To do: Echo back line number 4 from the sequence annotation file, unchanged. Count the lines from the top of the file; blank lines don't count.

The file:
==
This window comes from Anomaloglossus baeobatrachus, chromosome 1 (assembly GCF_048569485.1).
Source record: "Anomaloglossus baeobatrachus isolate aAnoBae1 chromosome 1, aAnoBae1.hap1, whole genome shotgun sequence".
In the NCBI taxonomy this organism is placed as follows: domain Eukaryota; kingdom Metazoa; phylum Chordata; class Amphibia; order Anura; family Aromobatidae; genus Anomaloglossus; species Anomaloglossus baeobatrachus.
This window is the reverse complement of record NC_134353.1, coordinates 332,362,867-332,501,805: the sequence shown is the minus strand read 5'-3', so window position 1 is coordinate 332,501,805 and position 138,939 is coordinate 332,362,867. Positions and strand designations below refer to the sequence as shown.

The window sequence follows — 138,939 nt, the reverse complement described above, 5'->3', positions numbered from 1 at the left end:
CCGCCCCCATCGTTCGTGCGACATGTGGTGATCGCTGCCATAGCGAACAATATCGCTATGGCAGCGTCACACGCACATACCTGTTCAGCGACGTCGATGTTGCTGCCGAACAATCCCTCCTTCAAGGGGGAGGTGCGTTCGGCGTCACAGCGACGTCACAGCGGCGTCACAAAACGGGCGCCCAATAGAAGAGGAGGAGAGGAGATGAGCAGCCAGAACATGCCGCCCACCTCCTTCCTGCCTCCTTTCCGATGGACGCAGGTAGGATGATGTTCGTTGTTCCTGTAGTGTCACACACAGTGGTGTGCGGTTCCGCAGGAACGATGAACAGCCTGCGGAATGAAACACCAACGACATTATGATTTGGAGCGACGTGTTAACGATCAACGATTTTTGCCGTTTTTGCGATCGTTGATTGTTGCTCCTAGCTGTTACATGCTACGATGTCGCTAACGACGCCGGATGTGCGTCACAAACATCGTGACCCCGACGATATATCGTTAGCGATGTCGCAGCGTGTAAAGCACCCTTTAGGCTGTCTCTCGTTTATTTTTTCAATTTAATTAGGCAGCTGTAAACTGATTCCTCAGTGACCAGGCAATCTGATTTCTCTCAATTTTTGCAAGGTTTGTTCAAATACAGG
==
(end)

This window is the reverse complement of record NC_134353.1, coordinates 332,362,867-332,501,805: the sequence shown is the minus strand read 5'-3', so window position 1 is coordinate 332,501,805 and position 138,939 is coordinate 332,362,867. Positions and strand designations below refer to the sequence as shown.